19 So I scattered them among the nations, and they were dispersed throughout the countries; I judged them according to their ways and their deeds.
God says that He scattered the Israelites from their own land. The word Diaspora means a scattering of the Israelites to other countries. Let us see the relevant dates of when this scattering historically took place.
Israel was divided into two kingdoms, a Northern Kingdom and a Southern Kingdom. In 721 B.C., the Assyrians conquered the Northern Kingdom, which comprised the ten tribes of Israel, and took them captive. All of the Israelites who were taken captive never returned to the land of Israel. However, a remnant of the ten tribes managed to escape captivity and joined the Southern Kingdom of Judah, which comprised two tribes of Israel known as the Jews. (2 Chronicles 30:6-11)
In 586 B.C., 135 years after the fall of the Northern Kingdom to the Assyrians, the Babylonians conquered the Southern Kingdom of Judah comprising the two tribes, Judah and Benjamin, plus the remnant of the other ten tribes of Israel who had escaped being taken captive by the Assyrians. The Babylonians took the Jews into captivity and removed them from the Southern Kingdom to Babylon. However, once again a remnant escaped and remained in the Southern Kingdom of Judah. (Nehemiah 1:2)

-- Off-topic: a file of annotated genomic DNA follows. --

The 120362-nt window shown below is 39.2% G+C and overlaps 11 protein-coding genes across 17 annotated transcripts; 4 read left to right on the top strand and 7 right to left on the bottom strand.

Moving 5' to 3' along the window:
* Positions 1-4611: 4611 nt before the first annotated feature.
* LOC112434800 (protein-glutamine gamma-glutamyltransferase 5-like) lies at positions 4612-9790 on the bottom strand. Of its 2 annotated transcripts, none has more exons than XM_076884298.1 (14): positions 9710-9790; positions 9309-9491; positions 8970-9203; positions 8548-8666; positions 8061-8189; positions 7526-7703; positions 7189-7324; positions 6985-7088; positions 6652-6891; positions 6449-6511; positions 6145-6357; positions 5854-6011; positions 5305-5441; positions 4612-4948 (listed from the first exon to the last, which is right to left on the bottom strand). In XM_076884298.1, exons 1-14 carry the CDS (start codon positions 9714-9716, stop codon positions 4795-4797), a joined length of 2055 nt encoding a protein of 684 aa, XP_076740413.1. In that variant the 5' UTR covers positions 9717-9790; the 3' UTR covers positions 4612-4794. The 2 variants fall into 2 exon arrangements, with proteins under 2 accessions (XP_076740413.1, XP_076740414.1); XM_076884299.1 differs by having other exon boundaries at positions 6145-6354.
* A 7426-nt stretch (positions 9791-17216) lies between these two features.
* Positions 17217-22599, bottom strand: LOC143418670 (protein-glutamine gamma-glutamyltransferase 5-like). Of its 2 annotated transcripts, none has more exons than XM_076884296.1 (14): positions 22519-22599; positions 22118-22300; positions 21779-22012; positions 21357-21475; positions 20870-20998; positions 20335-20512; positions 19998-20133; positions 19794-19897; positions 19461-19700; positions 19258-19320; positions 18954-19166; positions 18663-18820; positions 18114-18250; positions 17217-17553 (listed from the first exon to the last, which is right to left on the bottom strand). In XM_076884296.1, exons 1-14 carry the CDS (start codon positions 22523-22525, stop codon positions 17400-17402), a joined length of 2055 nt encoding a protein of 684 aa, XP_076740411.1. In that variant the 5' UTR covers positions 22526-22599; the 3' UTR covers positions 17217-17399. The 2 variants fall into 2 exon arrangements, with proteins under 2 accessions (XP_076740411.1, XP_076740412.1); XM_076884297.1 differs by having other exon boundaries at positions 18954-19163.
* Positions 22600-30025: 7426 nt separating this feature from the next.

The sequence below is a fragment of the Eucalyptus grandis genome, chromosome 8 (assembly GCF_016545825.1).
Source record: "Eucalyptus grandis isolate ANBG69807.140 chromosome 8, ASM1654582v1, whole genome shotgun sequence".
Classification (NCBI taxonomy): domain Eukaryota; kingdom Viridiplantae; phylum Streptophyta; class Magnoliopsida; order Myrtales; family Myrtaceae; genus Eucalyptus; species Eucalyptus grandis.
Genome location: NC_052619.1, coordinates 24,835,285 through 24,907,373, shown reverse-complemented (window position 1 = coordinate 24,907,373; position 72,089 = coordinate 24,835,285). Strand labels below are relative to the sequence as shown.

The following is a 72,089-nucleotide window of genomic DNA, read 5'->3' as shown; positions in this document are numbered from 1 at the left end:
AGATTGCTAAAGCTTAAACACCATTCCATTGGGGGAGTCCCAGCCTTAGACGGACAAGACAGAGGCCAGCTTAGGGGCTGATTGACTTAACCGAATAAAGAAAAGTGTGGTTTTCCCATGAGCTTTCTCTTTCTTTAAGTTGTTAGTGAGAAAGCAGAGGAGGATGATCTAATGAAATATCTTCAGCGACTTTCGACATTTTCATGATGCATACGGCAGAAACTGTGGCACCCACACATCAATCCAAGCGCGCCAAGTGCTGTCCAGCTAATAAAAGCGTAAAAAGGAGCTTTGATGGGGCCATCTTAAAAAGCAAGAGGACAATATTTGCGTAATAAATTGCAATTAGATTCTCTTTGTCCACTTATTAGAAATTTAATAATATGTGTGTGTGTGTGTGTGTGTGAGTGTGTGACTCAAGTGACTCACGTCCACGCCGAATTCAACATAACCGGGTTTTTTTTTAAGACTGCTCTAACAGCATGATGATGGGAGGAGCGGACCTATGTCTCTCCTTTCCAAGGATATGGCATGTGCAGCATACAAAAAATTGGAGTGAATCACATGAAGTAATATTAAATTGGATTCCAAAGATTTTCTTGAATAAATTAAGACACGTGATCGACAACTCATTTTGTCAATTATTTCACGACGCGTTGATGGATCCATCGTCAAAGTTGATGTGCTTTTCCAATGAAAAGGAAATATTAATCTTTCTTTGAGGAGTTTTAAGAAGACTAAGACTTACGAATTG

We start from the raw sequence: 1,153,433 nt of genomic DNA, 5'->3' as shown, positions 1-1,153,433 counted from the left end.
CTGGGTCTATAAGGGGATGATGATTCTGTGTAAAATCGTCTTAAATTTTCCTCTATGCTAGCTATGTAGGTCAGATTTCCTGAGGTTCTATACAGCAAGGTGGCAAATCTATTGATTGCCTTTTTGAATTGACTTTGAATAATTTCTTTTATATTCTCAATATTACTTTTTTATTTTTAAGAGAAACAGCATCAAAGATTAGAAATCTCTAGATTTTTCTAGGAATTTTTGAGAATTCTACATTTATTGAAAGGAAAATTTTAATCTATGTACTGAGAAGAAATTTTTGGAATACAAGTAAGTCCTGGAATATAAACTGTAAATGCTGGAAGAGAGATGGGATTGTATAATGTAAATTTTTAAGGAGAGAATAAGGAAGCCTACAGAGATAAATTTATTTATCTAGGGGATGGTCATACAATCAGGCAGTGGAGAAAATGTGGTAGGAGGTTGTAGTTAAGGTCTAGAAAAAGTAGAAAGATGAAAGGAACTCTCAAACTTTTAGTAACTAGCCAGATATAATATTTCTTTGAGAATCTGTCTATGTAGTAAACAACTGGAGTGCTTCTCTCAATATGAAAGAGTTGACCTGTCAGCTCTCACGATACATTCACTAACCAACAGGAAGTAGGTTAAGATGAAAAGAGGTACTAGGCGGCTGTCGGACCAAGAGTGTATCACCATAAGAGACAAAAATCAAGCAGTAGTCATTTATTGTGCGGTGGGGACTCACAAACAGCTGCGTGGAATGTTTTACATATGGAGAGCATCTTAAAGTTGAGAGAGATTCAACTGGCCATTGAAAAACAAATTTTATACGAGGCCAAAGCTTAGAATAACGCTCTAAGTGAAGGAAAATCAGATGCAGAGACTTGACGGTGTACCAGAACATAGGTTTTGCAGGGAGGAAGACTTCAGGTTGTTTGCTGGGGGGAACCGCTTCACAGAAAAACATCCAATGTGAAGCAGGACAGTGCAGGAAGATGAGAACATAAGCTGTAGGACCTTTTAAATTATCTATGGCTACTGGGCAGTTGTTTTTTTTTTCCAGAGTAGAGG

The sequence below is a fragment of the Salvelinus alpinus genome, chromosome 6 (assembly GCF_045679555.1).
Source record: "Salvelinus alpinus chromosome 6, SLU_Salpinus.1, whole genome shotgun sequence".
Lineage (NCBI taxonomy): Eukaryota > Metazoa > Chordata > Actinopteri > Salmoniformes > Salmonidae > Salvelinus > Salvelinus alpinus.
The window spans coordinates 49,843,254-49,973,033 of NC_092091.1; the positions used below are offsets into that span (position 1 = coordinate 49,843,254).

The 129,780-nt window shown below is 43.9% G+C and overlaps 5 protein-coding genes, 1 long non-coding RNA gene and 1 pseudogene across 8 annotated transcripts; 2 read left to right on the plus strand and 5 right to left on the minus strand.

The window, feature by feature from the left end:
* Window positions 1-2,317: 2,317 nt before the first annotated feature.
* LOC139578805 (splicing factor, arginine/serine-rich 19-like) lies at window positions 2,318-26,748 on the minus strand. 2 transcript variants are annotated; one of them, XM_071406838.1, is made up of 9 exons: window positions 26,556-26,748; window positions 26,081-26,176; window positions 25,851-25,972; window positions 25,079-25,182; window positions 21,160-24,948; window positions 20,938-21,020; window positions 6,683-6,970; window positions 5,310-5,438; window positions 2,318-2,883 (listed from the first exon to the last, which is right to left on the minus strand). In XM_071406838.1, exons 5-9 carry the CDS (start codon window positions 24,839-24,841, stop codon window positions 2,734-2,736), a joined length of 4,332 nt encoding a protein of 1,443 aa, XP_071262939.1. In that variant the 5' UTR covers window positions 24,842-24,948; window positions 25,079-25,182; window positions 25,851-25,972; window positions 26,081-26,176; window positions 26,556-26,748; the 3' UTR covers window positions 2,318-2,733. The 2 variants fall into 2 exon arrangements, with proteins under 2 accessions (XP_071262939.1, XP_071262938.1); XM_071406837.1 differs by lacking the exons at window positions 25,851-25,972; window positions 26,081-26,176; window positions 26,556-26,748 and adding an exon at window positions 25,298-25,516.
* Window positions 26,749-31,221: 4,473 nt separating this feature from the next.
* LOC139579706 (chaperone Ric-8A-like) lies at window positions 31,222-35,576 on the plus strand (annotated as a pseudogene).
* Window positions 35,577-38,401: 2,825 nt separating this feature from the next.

In 538 B.C., Babylon fell to Persia. By this time the captured Jews had been 48 years in captivity. Cyrus, king of Persia, freed the Jews and gave them permission to return to Jerusalem to rebuild the temple. Under the leadership of Zerubbabel, many Jews returned to Jerusalem to rebuild the temple, which was completed in 516 B.C.
In 301 B.C., Ptolemy, the Greek general, who succeeded Alexander the Great, took Jerusalem from the Persians and ruled over Judea.
In 63 B.C., Pompey, the Roman commander, took Jerusalem from the Greeks and Judea then became a Roman protectorate.
The period 4 B.C.-27 A.D. saw the birth, the crucifixion and the resurrection of the Seed of Abraham, Jesus Christ. This is the most central event in God's Plan for All, which will lead to the fulfillment of all parts of the Abrahamic Covenant.
In 66-70 A.D., the Jews revolted against the Roman Empire under Emperor Titus. This revolt was crushed in 70 A.D., when up to one million Jews died and the Romans destroyed the temple in Jerusalem.
In 132-134 A.D., the Jews again revolted against the Roman Empire under Emperor Hadrian. The Romans also crushed this revolt, and approximately 580,000 Jews were killed. This revolt is known as Bar-Kokhba's revolt after the name of the Jew who led it.
Most of the Jewish population who survived these two revolts were either sold into slavery or exiled to other countries.
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